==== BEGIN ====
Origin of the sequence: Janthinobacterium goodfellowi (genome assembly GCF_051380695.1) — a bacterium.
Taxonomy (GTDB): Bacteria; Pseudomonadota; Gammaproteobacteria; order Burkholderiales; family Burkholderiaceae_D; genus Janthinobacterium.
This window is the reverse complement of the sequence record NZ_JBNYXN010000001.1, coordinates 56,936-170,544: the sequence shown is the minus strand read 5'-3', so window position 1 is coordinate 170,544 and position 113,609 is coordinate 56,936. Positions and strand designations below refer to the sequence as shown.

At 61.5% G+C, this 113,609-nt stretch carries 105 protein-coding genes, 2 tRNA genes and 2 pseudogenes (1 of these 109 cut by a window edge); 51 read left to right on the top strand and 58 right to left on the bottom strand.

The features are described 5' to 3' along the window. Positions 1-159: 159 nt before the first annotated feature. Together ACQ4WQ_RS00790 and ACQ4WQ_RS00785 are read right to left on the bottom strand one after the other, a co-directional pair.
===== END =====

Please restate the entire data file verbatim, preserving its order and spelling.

Origin of the sequence: Janthinobacterium goodfellowi (genome assembly GCF_051380695.1) — a bacterium.
Taxonomy (GTDB): Bacteria; Pseudomonadota; Gammaproteobacteria; order Burkholderiales; family Burkholderiaceae_D; genus Janthinobacterium.
This window is the reverse complement of the sequence record NZ_JBNYXN010000001.1, coordinates 56,936-170,544: the sequence shown is the minus strand read 5'-3', so window position 1 is coordinate 170,544 and position 113,609 is coordinate 56,936. Positions and strand designations below refer to the sequence as shown.

At 61.5% G+C, this 113,609-nt stretch carries 105 protein-coding genes, 2 tRNA genes and 2 pseudogenes (1 of these 109 cut by a window edge); 51 read left to right on the top strand and 58 right to left on the bottom strand.

The features are described 5' to 3' along the window. Positions 1-159: 159 nt before the first annotated feature. Together ACQ4WQ_RS00790 and ACQ4WQ_RS00785 are read right to left on the bottom strand one after the other, a co-directional pair.